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Tip Tuesday – Milestones and Memorabilia

Milestones and Memorabilia blog Image

This week marks a bittersweet milestone for me. “Pi Day” (March 14th) marked five years since my beloved mother, Helen Cawley, died. I was SO lucky to have her for as long as I did. She lived a month short of her 99th birthday and was in fairly good health up until the last few years. She taught me all I know about organizing and did file folding decades before Marie Kondo was born!

I mention this because SO many of my clients have lost loved ones and have inherited literally thousands of things. With homes that are already full to bursting, they grapple with what belongings they should keep from these late loved ones. 

To avoid such added stress, I recommend that NOW is the time to think about the items that are important to YOU to hold on to when your loved ones pass. Before you are even in that situation, imagine that you can ONLY keep what fits in a suitcase or in your car. This visualization will help narrow down your decisions. In the case of furniture, know that you will probably have to forgo some of your OWN pieces to make inherited family pieces fit in your space.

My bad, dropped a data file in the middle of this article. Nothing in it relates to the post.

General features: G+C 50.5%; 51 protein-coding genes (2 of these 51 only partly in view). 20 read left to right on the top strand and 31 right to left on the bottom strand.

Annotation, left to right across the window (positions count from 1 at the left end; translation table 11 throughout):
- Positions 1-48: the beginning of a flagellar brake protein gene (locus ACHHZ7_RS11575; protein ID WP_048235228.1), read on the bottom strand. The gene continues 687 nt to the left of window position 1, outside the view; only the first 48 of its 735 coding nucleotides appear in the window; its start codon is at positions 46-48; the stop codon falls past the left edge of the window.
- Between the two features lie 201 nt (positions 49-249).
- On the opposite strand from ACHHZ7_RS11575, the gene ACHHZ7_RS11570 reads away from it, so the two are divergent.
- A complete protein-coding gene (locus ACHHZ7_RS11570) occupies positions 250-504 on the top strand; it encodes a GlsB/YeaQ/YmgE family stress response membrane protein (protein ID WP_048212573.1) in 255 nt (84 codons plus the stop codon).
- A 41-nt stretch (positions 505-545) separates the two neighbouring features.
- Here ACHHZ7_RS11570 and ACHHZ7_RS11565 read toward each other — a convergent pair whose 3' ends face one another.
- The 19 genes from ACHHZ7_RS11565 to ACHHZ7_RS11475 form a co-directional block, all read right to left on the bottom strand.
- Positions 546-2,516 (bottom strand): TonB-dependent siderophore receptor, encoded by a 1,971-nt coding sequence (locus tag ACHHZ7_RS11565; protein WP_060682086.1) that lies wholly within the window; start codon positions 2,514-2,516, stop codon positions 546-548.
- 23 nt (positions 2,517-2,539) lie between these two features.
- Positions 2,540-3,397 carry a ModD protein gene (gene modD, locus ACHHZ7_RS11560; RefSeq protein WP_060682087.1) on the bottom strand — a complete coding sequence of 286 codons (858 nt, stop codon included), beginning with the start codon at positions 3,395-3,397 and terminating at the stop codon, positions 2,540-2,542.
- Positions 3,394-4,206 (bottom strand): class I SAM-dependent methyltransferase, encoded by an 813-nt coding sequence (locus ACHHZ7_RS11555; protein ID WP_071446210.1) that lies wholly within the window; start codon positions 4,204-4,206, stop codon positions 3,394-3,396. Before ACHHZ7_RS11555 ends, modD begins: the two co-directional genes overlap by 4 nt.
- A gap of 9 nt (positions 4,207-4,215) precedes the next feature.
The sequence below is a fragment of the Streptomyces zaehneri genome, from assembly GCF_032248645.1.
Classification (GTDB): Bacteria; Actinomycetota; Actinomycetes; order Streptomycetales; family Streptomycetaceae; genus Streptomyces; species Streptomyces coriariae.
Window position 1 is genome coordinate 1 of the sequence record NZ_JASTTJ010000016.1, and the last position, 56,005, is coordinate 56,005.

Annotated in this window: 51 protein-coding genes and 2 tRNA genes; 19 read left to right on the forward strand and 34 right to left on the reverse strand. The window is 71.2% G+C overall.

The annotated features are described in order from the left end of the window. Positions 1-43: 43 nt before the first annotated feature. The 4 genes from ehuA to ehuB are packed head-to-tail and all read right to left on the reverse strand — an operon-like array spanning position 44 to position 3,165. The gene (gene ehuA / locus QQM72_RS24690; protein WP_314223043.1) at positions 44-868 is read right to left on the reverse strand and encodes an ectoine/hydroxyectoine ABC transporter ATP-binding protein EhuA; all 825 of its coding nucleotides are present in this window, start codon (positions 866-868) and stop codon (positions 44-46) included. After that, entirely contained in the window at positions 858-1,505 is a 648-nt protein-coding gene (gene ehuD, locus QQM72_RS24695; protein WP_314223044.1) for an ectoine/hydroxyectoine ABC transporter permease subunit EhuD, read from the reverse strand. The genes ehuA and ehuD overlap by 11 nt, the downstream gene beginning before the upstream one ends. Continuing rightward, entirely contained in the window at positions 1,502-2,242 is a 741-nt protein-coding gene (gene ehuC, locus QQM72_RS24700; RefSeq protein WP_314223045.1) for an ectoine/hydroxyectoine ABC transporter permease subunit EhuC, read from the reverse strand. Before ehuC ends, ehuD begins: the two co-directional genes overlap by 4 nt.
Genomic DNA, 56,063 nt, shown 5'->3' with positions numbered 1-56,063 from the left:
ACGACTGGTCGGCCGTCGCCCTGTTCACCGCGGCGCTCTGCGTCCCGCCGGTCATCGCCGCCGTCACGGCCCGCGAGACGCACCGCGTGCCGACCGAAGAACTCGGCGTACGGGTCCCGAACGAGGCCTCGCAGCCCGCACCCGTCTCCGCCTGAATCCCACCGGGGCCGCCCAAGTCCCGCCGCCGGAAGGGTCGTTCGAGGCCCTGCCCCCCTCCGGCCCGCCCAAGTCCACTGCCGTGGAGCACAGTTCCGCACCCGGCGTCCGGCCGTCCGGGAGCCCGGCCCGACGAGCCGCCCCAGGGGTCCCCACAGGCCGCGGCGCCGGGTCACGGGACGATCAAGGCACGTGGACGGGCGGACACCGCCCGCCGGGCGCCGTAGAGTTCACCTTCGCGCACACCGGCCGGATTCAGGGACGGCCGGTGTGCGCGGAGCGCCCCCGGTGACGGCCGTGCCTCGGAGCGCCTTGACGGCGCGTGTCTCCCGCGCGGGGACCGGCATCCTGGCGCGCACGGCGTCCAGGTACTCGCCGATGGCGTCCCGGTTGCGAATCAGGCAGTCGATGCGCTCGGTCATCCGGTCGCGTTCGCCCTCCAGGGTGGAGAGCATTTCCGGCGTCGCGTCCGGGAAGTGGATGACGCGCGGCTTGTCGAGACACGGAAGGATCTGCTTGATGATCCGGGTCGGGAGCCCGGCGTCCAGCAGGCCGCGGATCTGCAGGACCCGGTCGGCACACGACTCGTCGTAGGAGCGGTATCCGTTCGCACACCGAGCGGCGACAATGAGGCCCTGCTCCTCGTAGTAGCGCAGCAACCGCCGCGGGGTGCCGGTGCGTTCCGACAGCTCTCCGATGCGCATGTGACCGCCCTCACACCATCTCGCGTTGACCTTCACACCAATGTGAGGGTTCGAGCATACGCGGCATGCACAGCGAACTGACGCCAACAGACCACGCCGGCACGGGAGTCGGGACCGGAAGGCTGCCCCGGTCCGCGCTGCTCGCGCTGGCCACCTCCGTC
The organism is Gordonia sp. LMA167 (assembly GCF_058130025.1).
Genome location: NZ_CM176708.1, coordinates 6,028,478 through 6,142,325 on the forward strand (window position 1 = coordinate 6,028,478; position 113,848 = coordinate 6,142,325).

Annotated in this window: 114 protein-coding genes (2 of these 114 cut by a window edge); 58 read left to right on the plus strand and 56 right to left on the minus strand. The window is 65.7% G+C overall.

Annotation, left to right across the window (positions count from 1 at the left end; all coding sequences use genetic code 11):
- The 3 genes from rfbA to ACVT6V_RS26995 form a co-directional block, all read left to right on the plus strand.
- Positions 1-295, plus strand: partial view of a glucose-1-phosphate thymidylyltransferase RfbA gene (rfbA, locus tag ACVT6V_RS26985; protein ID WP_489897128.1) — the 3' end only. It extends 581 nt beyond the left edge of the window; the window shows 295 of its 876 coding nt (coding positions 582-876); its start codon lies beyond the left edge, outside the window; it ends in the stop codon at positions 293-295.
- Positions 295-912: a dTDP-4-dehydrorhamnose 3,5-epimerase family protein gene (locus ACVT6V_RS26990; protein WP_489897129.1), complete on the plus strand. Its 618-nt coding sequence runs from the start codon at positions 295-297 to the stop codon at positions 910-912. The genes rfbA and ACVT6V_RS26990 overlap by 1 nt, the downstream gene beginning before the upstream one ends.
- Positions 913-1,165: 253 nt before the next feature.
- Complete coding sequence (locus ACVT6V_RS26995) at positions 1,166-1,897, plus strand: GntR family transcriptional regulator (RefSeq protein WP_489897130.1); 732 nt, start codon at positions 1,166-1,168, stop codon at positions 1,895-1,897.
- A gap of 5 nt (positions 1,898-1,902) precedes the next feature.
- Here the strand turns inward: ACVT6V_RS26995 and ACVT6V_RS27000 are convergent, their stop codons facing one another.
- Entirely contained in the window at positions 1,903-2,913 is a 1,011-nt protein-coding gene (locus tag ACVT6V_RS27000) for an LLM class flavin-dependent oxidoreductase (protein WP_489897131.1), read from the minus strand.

Personally, I brought home one suitcase after my Mom passed. It was filled with the letters I had sent her, her clothes for a quilt, a few pictures, and her ashes. I wrote about the quilt I had made from her clothes here and I talk about it in my most recent FB Live here. I also designed and had a custom urn made, and it gives me a lot of joy to know that my Mom’s ashes are in a beautiful piece of sculpture. 

However, if you are frozen by grief, I IMPLORE you to NOT make any rash decisions. Grief is a powerful emotion and I would hate for you to toss anything that you would regret later. When your family and friends ask you ‘What can I do?’ tell them to pack up some boxes of possible treasures and store them for you until you ARE ready. There is never a good time when you are hurting, but I encourage you to sort through your loved one’s belongings within a year of their passing if you can. Decide what to keep, what to donate, and what to offer to others who knew your loved one. (For example, I filled my sister’s collection of cut crystal bowls with her favorite jelly beans as a “favor” to guests at her memorial.) Or, as in the case of my Mom’s nearly threadbare favorite sheets, have a deep sniff of them and then let them go. 

If you want to honor my Mom’s “deathversary,” please share this with a friend, or five, and invite them to join my FB group below. Thank you for listening and being a part of my community; I hope my experience resonates with some of you.